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I have a configured EC2 server running Ubuntu 11.10 running a Django App on Apache2/WSGI. This server works perfectly, stops and restarts without any problems.

When I clone this instance, everything about it is exactly the same. I have not changed anything meaningful. But...it will NOT full restart or stop. The app runs fine and the server doesn't seem to crash...until I try to restart/stop it.

Every time I try to STOP, it takes at least 30 to 45 seconds to stop with an [OK] message. I can immediate try to stop it AGAIN, and it will do the same thing. If I try to RESTART, then it eventually fails with an "Address already in use error". I then manually kill the stagnant OLD /usr/sbin/apache2 -k start process in order to restart. Then I still have 4 or 5 <defunct> processes that eat up resources for the rest of the life of the boot.

What can I do to figure out why this is happening. The process just gets hung EVERY single time. I've been bashing my head against this for days and am at a loss.

============EDIT===========

I just tried cloning the AMI to 2 more instances, one MICRO and one SMALL. This is VERY weird: The SMALL instance works perfectly. The MICRO instance has the same restarting issue. To verify this, I did the same thing again (cloned to another SMALL and another MICRO). Same thing....

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migrated from stackoverflow.com May 29 '12 at 12:07

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I would follow the instructions here: askubuntu.com/questions/56295/not-able-to-stop-apache-processes –  adosaiguas May 23 '12 at 22:35
    
make sure that there is not any sleep between reStart and Stop code. –  Priyank Patel May 24 '12 at 9:53
    
Thanks for the tips, however I've had no success with either :( –  Sunsu May 25 '12 at 16:06
    
I just set up a NEW instance with Ubuntu 12.04. It works perfectly. I then cloned the AMI and launched a new instance from it, and it does THE SAME THING. What in the world is going on? –  Sunsu May 25 '12 at 19:50
1  
defunct processes are just there for process accounting reasons, the resources get deallocated. see en.wikipedia.org/wiki/Zombie_process –  Tom H May 29 '12 at 12:36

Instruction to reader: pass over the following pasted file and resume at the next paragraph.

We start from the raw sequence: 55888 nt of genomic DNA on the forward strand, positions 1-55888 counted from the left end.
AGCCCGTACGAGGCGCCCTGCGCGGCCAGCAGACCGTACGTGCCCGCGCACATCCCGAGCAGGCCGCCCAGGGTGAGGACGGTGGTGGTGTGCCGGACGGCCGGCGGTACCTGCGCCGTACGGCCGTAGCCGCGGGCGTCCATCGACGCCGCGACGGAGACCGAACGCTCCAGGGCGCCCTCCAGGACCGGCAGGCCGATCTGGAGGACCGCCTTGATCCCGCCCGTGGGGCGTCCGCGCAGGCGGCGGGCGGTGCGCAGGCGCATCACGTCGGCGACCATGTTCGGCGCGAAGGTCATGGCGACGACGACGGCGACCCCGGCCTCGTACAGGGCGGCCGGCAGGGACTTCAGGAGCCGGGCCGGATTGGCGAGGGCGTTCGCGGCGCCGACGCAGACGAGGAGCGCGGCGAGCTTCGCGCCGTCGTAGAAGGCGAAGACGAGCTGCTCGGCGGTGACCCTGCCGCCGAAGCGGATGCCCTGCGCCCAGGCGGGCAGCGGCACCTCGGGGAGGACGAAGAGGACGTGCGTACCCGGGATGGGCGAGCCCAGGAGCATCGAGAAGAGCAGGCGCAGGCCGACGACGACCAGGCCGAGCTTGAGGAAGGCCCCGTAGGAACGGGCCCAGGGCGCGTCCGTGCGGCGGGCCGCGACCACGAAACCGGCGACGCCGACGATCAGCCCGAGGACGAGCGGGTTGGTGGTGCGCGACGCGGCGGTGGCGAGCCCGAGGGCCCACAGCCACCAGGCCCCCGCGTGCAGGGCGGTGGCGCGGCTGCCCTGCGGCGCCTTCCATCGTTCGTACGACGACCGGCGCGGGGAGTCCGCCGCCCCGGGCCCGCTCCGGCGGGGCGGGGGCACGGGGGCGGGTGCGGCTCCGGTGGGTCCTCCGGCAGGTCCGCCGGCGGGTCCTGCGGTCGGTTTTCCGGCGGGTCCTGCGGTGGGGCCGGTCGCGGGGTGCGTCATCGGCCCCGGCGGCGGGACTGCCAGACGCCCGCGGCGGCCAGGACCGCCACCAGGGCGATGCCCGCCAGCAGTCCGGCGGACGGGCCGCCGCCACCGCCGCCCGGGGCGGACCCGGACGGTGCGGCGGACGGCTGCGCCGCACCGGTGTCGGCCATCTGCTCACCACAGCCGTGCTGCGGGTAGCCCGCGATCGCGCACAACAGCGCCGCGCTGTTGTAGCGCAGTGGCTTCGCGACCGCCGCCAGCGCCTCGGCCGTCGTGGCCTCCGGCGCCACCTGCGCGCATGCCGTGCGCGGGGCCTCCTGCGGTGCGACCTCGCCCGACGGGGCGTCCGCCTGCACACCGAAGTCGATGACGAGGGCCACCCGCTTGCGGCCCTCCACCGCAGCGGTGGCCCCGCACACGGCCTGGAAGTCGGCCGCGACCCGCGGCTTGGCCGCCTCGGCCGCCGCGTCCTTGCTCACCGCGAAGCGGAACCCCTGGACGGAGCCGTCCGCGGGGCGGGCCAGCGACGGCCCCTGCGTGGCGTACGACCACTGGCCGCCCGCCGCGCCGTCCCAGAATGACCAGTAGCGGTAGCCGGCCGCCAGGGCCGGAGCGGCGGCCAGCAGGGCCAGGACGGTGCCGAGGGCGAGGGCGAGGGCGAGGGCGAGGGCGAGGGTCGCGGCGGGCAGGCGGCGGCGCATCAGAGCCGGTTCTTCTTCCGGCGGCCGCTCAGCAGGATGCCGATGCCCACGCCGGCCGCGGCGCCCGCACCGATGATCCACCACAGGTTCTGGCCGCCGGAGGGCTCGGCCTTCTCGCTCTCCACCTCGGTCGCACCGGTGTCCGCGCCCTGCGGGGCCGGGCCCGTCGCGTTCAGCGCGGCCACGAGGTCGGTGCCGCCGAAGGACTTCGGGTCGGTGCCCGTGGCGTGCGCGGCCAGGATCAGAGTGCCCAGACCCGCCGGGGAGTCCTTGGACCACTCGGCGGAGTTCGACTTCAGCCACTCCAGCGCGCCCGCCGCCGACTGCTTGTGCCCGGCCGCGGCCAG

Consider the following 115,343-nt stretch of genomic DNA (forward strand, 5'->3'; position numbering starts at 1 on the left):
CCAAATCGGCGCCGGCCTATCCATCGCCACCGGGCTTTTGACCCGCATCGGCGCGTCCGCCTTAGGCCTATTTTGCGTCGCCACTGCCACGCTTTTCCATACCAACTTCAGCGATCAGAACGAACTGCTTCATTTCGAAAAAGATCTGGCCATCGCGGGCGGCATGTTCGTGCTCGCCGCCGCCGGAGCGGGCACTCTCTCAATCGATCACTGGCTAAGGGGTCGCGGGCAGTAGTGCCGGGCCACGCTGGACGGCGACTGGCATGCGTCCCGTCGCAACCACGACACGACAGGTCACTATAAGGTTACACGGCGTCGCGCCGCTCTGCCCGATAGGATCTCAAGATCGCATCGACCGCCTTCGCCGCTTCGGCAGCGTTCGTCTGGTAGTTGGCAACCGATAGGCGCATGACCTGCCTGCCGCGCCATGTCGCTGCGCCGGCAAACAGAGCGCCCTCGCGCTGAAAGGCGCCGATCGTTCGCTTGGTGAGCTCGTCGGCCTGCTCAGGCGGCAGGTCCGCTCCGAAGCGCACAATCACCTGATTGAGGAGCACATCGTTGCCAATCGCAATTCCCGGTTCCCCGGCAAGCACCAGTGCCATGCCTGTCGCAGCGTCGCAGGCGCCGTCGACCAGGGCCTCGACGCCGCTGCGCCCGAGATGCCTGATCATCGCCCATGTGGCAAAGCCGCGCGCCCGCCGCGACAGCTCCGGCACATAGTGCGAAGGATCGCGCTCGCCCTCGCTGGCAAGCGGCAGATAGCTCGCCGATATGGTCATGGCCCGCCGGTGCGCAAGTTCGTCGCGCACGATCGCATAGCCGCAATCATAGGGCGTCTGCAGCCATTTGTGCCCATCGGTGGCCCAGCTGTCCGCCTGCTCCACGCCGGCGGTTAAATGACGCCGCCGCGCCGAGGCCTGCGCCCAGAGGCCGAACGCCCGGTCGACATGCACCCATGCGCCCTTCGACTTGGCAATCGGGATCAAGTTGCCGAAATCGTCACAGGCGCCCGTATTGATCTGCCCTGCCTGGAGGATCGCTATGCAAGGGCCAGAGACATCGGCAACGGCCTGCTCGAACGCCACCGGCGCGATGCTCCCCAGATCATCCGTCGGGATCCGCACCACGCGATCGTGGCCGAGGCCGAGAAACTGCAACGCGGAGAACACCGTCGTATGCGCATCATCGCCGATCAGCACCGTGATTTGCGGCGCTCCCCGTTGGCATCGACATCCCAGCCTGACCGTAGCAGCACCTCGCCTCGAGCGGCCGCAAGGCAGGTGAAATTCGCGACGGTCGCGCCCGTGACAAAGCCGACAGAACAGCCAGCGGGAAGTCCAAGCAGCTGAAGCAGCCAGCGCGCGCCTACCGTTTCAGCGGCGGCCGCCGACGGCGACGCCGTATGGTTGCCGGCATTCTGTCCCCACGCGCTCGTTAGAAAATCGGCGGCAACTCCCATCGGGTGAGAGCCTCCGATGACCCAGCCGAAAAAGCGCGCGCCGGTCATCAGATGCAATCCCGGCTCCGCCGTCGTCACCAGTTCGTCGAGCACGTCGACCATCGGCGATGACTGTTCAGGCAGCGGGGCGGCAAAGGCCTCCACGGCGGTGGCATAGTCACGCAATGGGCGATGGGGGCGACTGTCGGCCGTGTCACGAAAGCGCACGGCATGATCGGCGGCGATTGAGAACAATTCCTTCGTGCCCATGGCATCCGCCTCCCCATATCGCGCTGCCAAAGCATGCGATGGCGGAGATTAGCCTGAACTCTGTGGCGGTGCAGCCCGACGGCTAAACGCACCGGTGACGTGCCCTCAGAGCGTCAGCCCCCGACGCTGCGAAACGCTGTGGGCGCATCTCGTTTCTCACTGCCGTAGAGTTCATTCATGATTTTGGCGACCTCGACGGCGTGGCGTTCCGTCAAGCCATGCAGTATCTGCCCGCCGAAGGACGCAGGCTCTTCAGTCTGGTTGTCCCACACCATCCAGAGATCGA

2 Answers 2

A notable difference between the various available instance types on Amazon EC2 is whether the instance type at hand has Amazon EC2 Instance Storage (also known as ephemeral storage) available at all, and whether it is attached, formatted and mounted by default in case. Specifically, the latter is only the case for m1.small and c1.medium instances, and the t1.micro instance is lacking this kind of storage entirely - see Instance Stores Available On Instance Types for the number and the sizes of the instance store volumes available with each instance type and Instance Store Device Names for more details on the mappings:

Instance store volumes have to be mounted on the devices before they can be used. On a Linux instance, depending on the instance type, some instance stores are formatted and mounted by default by Amazon build images. A Windows instance uses a built-in tool, EC2Config Service, to format and mount all the instance stores attached to the instance.

Consequently, depending on your setup, there might be OS/service configuration artifacts assuming storage to be available under /mnt, which in fact is not on a clone of this instance lacking that storage, for example:

  • A typical service lock file could exhibit related behavior in turn, i.e. not being able to create the lock file might not be considered a fatal error, thus the service starts fine, however, the restart/stop logic usually requires the lock file with the process id (PID) be present and will obviously fail without it.
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Maybe try to lunch the server with the PidFile directive

And if it's working with the non standard pid-file, then look on the permissions of the default log file created.

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